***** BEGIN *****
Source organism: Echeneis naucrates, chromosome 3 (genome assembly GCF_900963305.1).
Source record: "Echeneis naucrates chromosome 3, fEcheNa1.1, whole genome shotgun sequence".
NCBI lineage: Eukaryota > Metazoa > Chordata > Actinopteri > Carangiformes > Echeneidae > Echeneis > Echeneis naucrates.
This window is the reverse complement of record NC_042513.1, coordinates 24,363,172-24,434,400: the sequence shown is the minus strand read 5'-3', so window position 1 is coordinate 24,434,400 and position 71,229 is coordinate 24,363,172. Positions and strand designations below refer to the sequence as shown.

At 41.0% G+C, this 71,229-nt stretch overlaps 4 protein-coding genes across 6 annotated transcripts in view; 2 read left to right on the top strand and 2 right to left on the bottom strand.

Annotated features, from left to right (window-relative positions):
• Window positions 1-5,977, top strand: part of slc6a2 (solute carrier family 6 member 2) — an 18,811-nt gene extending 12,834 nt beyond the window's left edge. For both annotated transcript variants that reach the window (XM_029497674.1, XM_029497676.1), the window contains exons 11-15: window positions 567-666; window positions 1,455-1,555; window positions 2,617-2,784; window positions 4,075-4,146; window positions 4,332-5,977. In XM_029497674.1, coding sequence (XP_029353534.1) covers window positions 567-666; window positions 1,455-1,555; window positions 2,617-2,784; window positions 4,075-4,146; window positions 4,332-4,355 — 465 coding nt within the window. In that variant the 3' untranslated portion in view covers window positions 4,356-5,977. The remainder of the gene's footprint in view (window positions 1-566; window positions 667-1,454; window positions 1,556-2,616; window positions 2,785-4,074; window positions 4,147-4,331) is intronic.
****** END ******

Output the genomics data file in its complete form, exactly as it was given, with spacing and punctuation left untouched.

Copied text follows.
Source organism: Echeneis naucrates, chromosome 3 (genome assembly GCF_900963305.1).
Source record: "Echeneis naucrates chromosome 3, fEcheNa1.1, whole genome shotgun sequence".
NCBI lineage: Eukaryota > Metazoa > Chordata > Actinopteri > Carangiformes > Echeneidae > Echeneis > Echeneis naucrates.
This window is the reverse complement of record NC_042513.1, coordinates 24,363,172-24,434,400: the sequence shown is the minus strand read 5'-3', so window position 1 is coordinate 24,434,400 and position 71,229 is coordinate 24,363,172. Positions and strand designations below refer to the sequence as shown.

At 41.0% G+C, this 71,229-nt stretch overlaps 4 protein-coding genes across 6 annotated transcripts in view; 2 read left to right on the top strand and 2 right to left on the bottom strand.

Annotated features, from left to right (window-relative positions):
• Window positions 1-5,977, top strand: part of slc6a2 (solute carrier family 6 member 2) — an 18,811-nt gene extending 12,834 nt beyond the window's left edge. For both annotated transcript variants that reach the window (XM_029497674.1, XM_029497676.1), the window contains exons 11-15: window positions 567-666; window positions 1,455-1,555; window positions 2,617-2,784; window positions 4,075-4,146; window positions 4,332-5,977. In XM_029497674.1, coding sequence (XP_029353534.1) covers window positions 567-666; window positions 1,455-1,555; window positions 2,617-2,784; window positions 4,075-4,146; window positions 4,332-4,355 — 465 coding nt within the window. In that variant the 3' untranslated portion in view covers window positions 4,356-5,977. The remainder of the gene's footprint in view (window positions 1-566; window positions 667-1,454; window positions 1,556-2,616; window positions 2,785-4,074; window positions 4,147-4,331) is intronic.